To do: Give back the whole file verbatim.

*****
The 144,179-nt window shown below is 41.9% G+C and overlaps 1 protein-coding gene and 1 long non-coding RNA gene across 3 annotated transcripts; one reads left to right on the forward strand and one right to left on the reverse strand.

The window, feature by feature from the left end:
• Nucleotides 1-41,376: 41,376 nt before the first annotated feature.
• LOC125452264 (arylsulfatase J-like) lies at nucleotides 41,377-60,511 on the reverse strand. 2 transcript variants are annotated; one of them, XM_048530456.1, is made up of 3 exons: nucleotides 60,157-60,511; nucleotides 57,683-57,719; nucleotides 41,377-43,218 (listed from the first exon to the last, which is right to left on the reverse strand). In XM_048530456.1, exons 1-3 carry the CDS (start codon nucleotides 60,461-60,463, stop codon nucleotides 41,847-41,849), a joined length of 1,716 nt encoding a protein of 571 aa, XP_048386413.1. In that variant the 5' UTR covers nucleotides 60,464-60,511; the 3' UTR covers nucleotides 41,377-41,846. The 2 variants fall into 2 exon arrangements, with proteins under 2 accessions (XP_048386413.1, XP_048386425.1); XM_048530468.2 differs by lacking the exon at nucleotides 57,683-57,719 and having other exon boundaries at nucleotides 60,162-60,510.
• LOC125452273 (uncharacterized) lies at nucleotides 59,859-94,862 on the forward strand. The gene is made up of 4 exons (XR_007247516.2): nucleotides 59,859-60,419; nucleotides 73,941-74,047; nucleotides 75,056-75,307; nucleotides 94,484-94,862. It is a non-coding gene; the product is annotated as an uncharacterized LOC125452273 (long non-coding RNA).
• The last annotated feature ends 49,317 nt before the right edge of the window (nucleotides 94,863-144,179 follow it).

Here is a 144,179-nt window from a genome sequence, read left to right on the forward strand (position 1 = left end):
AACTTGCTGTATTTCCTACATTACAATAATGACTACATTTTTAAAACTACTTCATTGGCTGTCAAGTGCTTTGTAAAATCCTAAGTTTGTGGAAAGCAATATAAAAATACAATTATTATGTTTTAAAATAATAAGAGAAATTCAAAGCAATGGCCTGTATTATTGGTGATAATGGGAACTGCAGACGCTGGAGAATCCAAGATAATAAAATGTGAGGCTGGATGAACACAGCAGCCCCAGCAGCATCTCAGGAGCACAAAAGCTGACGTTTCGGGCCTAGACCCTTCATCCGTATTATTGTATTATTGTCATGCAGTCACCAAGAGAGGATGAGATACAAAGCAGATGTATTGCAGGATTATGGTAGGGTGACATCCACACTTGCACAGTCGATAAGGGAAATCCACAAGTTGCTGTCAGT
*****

The 144,179-nt window shown below is 41.9% G+C and overlaps 1 protein-coding gene and 1 long non-coding RNA gene across 3 annotated transcripts; one reads left to right on the forward strand and one right to left on the reverse strand.

The window, feature by feature from the left end:
• Nucleotides 1-41,376: 41,376 nt before the first annotated feature.
• LOC125452264 (arylsulfatase J-like) lies at nucleotides 41,377-60,511 on the reverse strand. 2 transcript variants are annotated; one of them, XM_048530456.1, is made up of 3 exons: nucleotides 60,157-60,511; nucleotides 57,683-57,719; nucleotides 41,377-43,218 (listed from the first exon to the last, which is right to left on the reverse strand). In XM_048530456.1, exons 1-3 carry the CDS (start codon nucleotides 60,461-60,463, stop codon nucleotides 41,847-41,849), a joined length of 1,716 nt encoding a protein of 571 aa, XP_048386413.1. In that variant the 5' UTR covers nucleotides 60,464-60,511; the 3' UTR covers nucleotides 41,377-41,846. The 2 variants fall into 2 exon arrangements, with proteins under 2 accessions (XP_048386413.1, XP_048386425.1); XM_048530468.2 differs by lacking the exon at nucleotides 57,683-57,719 and having other exon boundaries at nucleotides 60,162-60,510.
• LOC125452273 (uncharacterized) lies at nucleotides 59,859-94,862 on the forward strand. The gene is made up of 4 exons (XR_007247516.2): nucleotides 59,859-60,419; nucleotides 73,941-74,047; nucleotides 75,056-75,307; nucleotides 94,484-94,862. It is a non-coding gene; the product is annotated as an uncharacterized LOC125452273 (long non-coding RNA).
• The last annotated feature ends 49,317 nt before the right edge of the window (nucleotides 94,863-144,179 follow it).

Here is a 144,179-nt window from a genome sequence, read left to right on the forward strand (position 1 = left end):
AACTTGCTGTATTTCCTACATTACAATAATGACTACATTTTTAAAACTACTTCATTGGCTGTCAAGTGCTTTGTAAAATCCTAAGTTTGTGGAAAGCAATATAAAAATACAATTATTATGTTTTAAAATAATAAGAGAAATTCAAAGCAATGGCCTGTATTATTGGTGATAATGGGAACTGCAGACGCTGGAGAATCCAAGATAATAAAATGTGAGGCTGGATGAACACAGCAGCCCCAGCAGCATCTCAGGAGCACAAAAGCTGACGTTTCGGGCCTAGACCCTTCATCCGTATTATTGTATTATTGTCATGCAGTCACCAAGAGAGGATGAGATACAAAGCAGATGTATTGCAGGATTATGGTAGGGTGACATCCACACTTGCACAGTCGATAAGGGAAATCCACAAGTTGCTGTCAGT